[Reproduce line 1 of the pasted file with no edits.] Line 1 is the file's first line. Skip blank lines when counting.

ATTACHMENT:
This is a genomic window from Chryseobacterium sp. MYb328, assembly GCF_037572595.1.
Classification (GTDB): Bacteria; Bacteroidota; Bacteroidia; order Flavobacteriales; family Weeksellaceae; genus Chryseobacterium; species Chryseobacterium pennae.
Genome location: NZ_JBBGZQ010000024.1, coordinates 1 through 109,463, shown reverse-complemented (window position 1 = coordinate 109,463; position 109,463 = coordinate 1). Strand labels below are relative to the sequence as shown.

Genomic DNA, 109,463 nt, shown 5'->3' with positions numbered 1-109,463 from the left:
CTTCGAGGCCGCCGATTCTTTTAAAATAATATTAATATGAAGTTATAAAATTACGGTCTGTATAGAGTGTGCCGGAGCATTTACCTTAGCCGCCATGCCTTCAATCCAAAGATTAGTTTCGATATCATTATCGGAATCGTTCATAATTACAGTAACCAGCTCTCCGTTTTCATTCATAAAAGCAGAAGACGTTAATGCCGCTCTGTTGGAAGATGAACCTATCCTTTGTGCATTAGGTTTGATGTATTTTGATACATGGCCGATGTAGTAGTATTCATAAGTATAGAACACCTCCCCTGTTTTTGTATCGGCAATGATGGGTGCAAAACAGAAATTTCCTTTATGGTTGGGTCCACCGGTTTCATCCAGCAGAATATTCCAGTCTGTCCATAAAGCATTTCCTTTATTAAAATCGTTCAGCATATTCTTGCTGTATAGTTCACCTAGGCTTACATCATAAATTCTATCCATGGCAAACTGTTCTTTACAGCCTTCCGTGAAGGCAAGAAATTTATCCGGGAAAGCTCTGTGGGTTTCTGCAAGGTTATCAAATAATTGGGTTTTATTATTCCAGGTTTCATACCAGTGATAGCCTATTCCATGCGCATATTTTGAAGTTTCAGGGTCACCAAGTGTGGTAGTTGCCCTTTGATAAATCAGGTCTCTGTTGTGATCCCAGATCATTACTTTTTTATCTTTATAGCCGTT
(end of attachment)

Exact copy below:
This is a genomic window from Chryseobacterium sp. MYb328, assembly GCF_037572595.1.